Shooting portraits in natural light only works well if you have a good light source. Here’s how to find it, even in tricky locations.
Natural light is both a blessing and a curse for portrait photography. If the light is good, it’s easy to get beautiful and interesting results. Otherwise, you practically can’t work with it and will have no choice but to use flash. Therefore, half of the work is looking for the kind of natural light that works for the look you want. In a quick video, Sean Tucker brings some tips for finding natural light when shooting portraits, even in locations where it may seem to be difficult to shoot.
How do you recognize good light? Sean finds this to be one of the most important questions, yet difficult to answer. Every photographer eventually finds an answer that best works for them. But if you’re not there yet, Sean shares his own approach and thinking on composing and exposing portraits in natural light in the quick video below, which is part of his “Good Light” series.
Sean described a typical scenario for most photographers who head outdoors to practice shooting portraits with their friends. Not all spots are ideal for flattering portraits of course, and more often than not you’ll come across a place where the background works but the lighting is a bit tricky. So, you’ll need to do a bit of troubleshooting and adjusting for this.
A great example is an alley he demonstrated in the video, where the natural light was nicely diffused, but coming from above so it created a “panda eyes” effect on the subject. The surrounding dark walls also deepen the shadows on both sides of the subject, creating a nice shape on the face. To address the “panda eyes” issue, he simply uses a white paper bag as a makeshift reflector placed under the chin to fill in the shadows on the face. This also adds catchlight on the eyes to add a bit more color and life to the iris.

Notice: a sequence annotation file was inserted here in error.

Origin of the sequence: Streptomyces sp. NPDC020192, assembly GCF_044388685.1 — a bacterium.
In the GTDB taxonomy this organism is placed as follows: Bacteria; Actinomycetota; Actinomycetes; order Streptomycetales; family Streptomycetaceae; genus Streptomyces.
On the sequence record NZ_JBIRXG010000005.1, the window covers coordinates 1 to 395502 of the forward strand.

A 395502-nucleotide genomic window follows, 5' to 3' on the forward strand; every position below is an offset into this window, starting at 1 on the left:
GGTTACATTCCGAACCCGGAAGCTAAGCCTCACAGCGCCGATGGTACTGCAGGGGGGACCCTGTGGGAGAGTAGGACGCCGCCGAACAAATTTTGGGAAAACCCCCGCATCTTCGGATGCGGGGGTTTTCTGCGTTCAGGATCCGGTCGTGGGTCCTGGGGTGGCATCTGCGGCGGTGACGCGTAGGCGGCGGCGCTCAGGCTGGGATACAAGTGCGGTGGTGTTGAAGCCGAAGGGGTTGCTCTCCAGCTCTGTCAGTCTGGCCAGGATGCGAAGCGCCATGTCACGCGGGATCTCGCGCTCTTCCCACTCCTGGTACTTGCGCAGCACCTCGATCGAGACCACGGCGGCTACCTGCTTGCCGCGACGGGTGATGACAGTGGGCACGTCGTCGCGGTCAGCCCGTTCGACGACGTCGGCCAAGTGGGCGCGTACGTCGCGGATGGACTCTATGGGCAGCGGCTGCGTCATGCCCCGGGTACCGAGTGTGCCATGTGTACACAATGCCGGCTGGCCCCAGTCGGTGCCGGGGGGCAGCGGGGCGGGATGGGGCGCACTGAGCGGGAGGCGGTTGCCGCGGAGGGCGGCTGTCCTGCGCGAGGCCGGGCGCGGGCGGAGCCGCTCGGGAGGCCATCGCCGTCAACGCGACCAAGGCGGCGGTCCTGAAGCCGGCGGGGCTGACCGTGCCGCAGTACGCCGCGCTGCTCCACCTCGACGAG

What we can learn from his example, therefore, is to look for a location that has big diffused light, with shadows that produce a pleasant contour on the face. A reflector will also come handy for making small but effective adjustments, so keep a portable one with you at all times!
We hope his tips gave you some ideas and inspired you to examine the quality of light and shadows around you. Now, it’s time to shoot and put everything into practice!
Don’t forget to visit Sean Tucker’s YouTube channel for more of his photography tips and tricks.
Screenshot image from the video